And bleat at all the winds that pass;
Wait! when I'm big—some day—
I'll build a roof to every fold.
But now that I am small, I'll pray
At mother's knee for you;
Perhaps the angels with their wings
Will come and warm you, little things;
I'm sure that, if God knew,
He'd let the lambs be born in May.


The RobinToC

When father takes his spade to dig,
Then Robin comes along;
He sits upon a little twig
And sings a little song.
Or, if the trees are rather far,
He does not stay alone,
But comes up close to where we are
And bobs upon a stone.


The MouseToC

Little Master Mouse,
You'd better leave this house;
Crumbs are scarce upon the floor,
And pussy sleeps behind the door.
Mousie soft and grey,
I wish you'd run away!
Cook will catch you in a trap,
And mice mayn't sit in mother's lap....


The BatToC

Bat, Bat, that flies at night
When angels' breath has blown the light,
When all the bees are hived in bed
And swallow sleeps with hidden head:
Songless bird! until this hour,
Among the bells in the ivied tower
Have you hung dreaming in your house?
Are you a living wingèd mouse?—
Bat, Bat, I often doubt;
And when I see you flit about,
I wonder if the dead birds roam
In circles round their nestlings' home....


The SwallowToC

O Swallow! if I had your wings
I would not stay below;
I'd leave off catching flies and things
And up to Heaven I'd go.
I'd sail above the tallest tree
That waves its arms on high;
Beyond the furthest cloud we see,
And deeper than the sky.
Perhaps, when live birds find the way,
They're all sent down again,
And that is why you dive to-day
For insects in the rain.



Little ladies, white and green,
With your spears about you,
Will you tell us where you've been
Since we lived without you?
You are sweet, and fresh, and clean,
With your pearly faces;
In the dark earth where you've been
There are wondrous places:
Yet you come again, serene,
When the leaves are hidden;
Bringing joy from where you've been
You return unbidden—
Little ladies, white and green,
[31] Are you glad to cheer us?
Hunger not for where you've been,
Stay till Spring be near us!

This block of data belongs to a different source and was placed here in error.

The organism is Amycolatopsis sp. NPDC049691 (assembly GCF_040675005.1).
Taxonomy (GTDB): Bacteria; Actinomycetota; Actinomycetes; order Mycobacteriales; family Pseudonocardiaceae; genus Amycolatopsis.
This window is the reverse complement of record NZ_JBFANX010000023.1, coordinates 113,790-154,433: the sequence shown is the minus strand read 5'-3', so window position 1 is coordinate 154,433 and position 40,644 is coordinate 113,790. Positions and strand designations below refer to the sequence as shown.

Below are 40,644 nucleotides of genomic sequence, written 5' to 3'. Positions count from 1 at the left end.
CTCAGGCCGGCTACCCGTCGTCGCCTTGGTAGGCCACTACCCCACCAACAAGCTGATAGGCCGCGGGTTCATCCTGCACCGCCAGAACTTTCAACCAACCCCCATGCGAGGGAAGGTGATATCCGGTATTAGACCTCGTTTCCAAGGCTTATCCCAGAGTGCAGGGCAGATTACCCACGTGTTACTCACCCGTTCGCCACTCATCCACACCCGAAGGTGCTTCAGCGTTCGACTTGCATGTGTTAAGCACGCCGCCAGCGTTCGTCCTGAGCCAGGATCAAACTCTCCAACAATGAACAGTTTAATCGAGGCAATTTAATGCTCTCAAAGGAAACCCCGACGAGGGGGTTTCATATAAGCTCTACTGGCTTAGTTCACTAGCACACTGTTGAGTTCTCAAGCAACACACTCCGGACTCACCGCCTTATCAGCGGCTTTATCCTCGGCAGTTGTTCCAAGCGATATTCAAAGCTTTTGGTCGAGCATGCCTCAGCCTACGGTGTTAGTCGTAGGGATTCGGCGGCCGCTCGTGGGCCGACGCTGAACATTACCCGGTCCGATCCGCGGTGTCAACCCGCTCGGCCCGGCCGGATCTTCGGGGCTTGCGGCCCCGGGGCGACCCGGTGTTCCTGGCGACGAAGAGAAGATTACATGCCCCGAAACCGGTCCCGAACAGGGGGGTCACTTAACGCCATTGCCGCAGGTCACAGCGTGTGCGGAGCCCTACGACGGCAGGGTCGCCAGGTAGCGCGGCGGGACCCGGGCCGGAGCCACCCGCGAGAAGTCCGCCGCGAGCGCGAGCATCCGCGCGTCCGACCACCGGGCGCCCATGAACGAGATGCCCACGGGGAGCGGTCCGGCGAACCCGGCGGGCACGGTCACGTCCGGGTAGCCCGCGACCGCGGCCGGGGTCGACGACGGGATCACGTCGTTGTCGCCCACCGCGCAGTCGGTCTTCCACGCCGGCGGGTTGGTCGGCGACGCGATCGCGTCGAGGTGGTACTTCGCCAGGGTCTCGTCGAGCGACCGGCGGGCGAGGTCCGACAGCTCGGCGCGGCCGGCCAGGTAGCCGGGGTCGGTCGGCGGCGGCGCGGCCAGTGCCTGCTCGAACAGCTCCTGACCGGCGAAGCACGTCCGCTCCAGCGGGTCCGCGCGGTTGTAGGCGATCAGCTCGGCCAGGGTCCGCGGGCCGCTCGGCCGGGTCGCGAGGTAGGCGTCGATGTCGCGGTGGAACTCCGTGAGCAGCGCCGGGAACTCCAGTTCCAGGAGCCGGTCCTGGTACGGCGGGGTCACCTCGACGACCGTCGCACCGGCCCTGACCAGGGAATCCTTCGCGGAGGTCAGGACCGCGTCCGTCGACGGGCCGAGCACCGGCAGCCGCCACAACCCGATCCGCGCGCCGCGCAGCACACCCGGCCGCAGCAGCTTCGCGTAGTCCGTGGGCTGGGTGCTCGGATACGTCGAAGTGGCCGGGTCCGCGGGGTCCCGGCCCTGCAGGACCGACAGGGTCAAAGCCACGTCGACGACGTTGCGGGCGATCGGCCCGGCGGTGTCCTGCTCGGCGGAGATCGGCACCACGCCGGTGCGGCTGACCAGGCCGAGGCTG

The flowers in the garden
Are very cold at night;
When I look out of window
Their beds are hard and white.
The primrose and the scilla,
The merry crocus too—
O Jane! if we were flowers,
What should we children do?
We'd have to sleep all naked
Beneath the windy trees;
Yet we should die, I know it,
With even a chemise....



Red cheeks, red cheeks,
Will you play with me?
No boy, pale boy,
I want to climb that tree.
Red cheeks, red cheeks,
You will tumble down—
No boy, pale boy,
I'll eat the apples brown.
Red cheeks, red cheeks,
Barns are best for rain—
No boy, pale boy,
I'll soon be down again.


Lonely ChildrenToC


The trees are dusty in the Park,
The grass is hard and brown;
I'm glad I've got a Noah's ark,
But I'm sorry I'm in town.
A lot of little girls and boys
Are not so rich as me;
But O! I'd give them all my toys
For shells beside the sea....


The flowers are happy in the garden,
For the bees are always there;
The clouds are happy up in Heaven
With the angels in the air;
But little boy and little mouse
Are rather lonely in the house.



In summer I am very glad
We children are so small,
For we can see a thousand things
That men can't see at all.
They don't know much about the moss
And all the stones they pass:
They never lie and play among
The forests in the grass:
They walk about a long way off;
And, when we're at the sea,
Let father stoop as best he can
He can't find things like me.
But, when the snow is on the ground
[37] And all the puddles freeze,
I wish that I were very tall,
High up above the trees....



O, Father has donned his suit of brown
And saddled the gelding gray,
And he's ridden off to London town
Where the streets are fine and gay.
And Mother has asked for a yard of lace,
And Kate for a kerchief new,
And Moll for a mirror to look at her face,
And Bessie for beads, all blue;
And Dick has been promised a kite so tall,
And Jamie a leathern whip,
And Baby shall play with a painted ball,
And O! I have asked for a ship!—
But our eldest sister stood apart,
[39] And I think I heard her say:
'O bring me back a little white heart
Like the one I lost in May....'


The Flower to the BudToC

Tiny heart beneath my hand,
Say, what treasures will you hold?
O, what blossom will unfold,
Late to bloom, or soon to fade,
From this bud, my baby-maid?
Through what shallows will you wade,
To what heights will you aspire